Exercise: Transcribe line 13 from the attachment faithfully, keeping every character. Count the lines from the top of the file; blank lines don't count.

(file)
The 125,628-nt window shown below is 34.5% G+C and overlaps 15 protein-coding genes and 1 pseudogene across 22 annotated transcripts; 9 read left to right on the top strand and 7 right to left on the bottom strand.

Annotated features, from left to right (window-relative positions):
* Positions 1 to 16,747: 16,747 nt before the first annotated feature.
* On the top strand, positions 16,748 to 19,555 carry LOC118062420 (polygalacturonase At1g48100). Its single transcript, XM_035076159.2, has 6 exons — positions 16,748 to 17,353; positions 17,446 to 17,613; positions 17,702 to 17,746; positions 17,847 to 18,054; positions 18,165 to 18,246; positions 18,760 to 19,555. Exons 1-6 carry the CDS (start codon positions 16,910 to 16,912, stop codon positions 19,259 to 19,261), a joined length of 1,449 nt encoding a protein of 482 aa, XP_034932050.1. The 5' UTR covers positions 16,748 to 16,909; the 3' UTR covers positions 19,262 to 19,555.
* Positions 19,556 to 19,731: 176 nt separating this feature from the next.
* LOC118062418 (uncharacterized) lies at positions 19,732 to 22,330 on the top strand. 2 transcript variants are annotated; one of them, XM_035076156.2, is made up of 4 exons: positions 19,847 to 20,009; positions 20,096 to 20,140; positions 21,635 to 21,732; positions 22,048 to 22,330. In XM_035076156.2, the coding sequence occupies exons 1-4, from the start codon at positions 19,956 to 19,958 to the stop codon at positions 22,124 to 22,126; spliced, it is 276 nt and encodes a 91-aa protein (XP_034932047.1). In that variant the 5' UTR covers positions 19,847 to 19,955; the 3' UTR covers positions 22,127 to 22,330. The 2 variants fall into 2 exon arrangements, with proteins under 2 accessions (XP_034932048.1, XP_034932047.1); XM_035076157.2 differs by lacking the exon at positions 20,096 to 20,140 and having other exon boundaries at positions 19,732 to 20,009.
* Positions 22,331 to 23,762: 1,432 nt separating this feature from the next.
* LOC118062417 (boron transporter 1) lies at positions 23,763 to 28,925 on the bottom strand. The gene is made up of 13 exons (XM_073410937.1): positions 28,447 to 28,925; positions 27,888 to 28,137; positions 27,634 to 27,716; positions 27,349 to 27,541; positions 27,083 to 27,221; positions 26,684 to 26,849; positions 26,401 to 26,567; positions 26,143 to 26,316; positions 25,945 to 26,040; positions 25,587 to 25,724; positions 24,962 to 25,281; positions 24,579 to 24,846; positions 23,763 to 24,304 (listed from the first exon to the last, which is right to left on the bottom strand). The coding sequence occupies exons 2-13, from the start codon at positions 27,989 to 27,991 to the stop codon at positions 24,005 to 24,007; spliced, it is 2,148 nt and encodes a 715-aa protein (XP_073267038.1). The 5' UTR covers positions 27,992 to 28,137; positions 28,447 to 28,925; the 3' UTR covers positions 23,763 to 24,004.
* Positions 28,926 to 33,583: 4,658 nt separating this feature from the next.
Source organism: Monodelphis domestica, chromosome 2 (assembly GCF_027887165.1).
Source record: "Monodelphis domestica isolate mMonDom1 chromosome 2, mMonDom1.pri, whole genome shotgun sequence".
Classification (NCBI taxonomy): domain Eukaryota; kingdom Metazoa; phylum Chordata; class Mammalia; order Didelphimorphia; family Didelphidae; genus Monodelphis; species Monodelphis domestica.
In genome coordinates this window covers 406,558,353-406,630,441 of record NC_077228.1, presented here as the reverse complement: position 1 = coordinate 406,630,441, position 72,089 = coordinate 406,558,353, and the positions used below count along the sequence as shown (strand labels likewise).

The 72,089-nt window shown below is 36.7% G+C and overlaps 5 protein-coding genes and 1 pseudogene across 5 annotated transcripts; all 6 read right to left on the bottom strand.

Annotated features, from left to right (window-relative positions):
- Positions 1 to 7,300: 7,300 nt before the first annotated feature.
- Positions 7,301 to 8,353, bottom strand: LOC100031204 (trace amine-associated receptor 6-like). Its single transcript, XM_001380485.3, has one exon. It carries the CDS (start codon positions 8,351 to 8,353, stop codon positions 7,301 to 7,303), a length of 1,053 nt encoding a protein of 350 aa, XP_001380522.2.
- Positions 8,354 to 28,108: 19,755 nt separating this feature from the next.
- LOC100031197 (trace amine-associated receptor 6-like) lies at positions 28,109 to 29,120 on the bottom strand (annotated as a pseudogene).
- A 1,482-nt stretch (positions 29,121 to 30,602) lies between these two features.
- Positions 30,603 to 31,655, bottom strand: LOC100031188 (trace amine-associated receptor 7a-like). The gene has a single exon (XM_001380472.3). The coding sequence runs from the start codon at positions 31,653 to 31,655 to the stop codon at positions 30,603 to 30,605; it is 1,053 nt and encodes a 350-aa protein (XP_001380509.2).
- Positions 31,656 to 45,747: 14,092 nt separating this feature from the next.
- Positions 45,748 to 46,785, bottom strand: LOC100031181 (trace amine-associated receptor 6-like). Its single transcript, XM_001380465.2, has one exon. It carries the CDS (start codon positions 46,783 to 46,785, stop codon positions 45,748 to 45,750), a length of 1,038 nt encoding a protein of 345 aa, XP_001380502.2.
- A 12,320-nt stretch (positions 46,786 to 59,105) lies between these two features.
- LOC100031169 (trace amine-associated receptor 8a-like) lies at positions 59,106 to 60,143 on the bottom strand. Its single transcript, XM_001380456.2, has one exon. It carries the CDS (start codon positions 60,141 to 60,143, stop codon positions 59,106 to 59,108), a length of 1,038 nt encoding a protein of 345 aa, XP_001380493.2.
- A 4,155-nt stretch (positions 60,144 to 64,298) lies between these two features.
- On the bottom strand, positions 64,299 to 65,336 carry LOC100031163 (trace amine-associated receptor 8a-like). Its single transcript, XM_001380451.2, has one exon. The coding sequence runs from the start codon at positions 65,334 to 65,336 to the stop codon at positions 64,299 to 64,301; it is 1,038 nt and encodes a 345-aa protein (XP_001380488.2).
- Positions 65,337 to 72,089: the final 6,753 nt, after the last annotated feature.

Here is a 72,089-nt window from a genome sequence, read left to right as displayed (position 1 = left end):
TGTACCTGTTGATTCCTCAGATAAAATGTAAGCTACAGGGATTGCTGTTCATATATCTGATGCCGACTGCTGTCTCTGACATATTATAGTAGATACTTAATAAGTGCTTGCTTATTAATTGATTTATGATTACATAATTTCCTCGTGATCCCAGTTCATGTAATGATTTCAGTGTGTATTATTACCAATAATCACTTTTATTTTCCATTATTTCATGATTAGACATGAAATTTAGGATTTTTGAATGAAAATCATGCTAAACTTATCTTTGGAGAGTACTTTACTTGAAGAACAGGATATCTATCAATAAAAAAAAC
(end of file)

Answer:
In genome coordinates this window covers 406,558,353-406,630,441 of record NC_077228.1, presented here as the reverse complement: position 1 = coordinate 406,630,441, position 72,089 = coordinate 406,558,353, and the positions used below count along the sequence as shown (strand labels likewise).